World Health Day 2004

Road Safety PSA with Heather Mills-McCartney
 Heather Mills-McCartney
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7-15 April 2004
Click here for a Calendar of Events

 Dra. Mirta Roses Periago
Message From PAHO Director, Dr. Mirta Roses Periago
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World Health Day is celebrated annually on the 7th of April. The theme for World Health Day 2004 is Road Safety. On this day in the Americas and around the globe, hundreds of organizations will host events to help raise awareness about road traffic injuries, their grave consequences and enormous costs to society.

NEWDeclaration for World Health 2004 on Road Safety

Global Picture
More than 1.2 million people are killed on the road annually. Millions more are injured or disabled. In some low and middle income countries, road crash victims occupy up to 10 percent of hospital beds. Deaths from all types of injuries are projected to rise from 5.1 million in 1990 to 8.4 million in 2020—with road traffic injuries as a major cause for this increase.

Globally, economic costs of road traffic injuries are estimated at US $518 billion per year. In developing countries, the costs are estimated to be US$100 billion, twice the annual amount of development aid to developing countries Studies suggest that in 2002, some 50% of road traffic fatalities worldwide involved young adults aged 15-44 years, many of whom were primary breadwinners for their families.

Objectives of World Health Day 2004:
  • Raise awareness of health impact and social and economic costs of road traffic injuries
  • Stimulate debate on the possibility for road traffic injury prevention
  • Issue a call for action
  • Issue a report on the global road traffic safety problem

The Americas
Nearly 130,000 people die annually on the highways and byways of the Americas. More than 44,500 of them die in the United States, where traffic crashes are the leading cause of death for Hispanics under 34 years of age.

According to Pan American Health Organization (PAHO) health statistics for the Americas for 2002, a total of 128,908 persons were killed in or died as result of road and traffic crashes in the Western Hemisphere in that year. Of those, more than 76 percent - 98,213 - died on the roads of the United States, Brazil, Mexico and Colombia. These are the nations with the largest populations in the Western Hemisphere.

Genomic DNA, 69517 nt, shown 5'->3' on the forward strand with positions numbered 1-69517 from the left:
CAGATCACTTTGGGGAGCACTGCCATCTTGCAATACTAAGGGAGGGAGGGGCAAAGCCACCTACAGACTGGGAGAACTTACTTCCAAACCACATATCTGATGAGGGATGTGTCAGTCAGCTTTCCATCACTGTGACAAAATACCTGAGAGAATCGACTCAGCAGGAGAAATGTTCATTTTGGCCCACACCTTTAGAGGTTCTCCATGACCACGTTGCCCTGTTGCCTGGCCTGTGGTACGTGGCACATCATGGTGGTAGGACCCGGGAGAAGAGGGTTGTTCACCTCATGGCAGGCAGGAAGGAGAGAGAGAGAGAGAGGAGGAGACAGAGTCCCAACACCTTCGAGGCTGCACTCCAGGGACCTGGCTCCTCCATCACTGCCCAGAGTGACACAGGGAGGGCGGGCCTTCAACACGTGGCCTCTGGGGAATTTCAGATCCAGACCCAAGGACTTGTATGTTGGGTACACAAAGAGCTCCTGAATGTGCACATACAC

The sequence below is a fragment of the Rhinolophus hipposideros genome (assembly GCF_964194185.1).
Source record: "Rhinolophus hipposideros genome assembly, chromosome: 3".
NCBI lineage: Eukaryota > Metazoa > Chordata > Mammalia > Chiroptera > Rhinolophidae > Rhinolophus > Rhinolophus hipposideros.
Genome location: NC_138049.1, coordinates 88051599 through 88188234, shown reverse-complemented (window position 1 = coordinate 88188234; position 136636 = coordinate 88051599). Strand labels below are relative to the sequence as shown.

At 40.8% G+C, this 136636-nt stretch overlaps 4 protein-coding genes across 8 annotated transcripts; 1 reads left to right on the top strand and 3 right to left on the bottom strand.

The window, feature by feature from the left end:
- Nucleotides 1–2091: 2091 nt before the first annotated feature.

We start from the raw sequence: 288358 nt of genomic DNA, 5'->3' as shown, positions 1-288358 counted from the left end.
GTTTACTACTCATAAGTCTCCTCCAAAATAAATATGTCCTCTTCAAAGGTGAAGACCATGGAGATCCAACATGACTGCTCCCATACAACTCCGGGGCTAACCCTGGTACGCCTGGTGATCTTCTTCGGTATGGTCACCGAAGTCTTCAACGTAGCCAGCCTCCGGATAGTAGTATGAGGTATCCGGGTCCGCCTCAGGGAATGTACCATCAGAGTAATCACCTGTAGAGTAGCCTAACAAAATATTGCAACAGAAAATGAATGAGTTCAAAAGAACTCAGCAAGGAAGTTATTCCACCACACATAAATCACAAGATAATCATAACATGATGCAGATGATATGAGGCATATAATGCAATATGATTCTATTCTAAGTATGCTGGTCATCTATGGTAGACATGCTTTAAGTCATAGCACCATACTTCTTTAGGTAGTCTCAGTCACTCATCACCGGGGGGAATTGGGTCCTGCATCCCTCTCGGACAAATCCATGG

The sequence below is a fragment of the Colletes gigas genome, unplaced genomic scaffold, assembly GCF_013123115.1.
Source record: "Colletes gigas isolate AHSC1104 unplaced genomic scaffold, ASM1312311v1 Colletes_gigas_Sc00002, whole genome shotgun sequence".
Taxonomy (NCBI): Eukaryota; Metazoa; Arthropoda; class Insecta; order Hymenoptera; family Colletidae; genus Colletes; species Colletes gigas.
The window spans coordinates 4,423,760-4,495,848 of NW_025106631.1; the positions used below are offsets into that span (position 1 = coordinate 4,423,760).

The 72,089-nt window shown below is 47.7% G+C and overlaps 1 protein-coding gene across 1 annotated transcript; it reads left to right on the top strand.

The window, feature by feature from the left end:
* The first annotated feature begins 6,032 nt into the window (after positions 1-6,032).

Yet the knowledge currently exists to take action on a number of fronts to prevent these needless deaths and disabilities, and the immense loss and suffering they cause. Many programs and policies exist to prevent road traffic crashes. They include strategies to address rates of speed and alcohol consumption; promotion of helmets and seat belts and other restraints; and greater visibility of people walking and cycling. A concerted effort on the part of governments and their partners to improve road safety can make a world of difference.

A global initiative dedicated to Road Safety will be launched on World Health Day, April 7, 2004. The initiative will include a global report, conferences and discussions in the United Nations General Assembly, and other high profile advocacy events.

Launch of Report for the Americas
PAHO has been working with the U.S. Department of Health and Human Services, the Department of Transportation, the Centers for Disease Control and Prevention, and many other groups on World Health Day for the Americas. PAHO's plan is to issue the report on traffic safety in Washington April 7th and to launch a campaign to reduce deaths and injuries from road crashes throughout the Americas.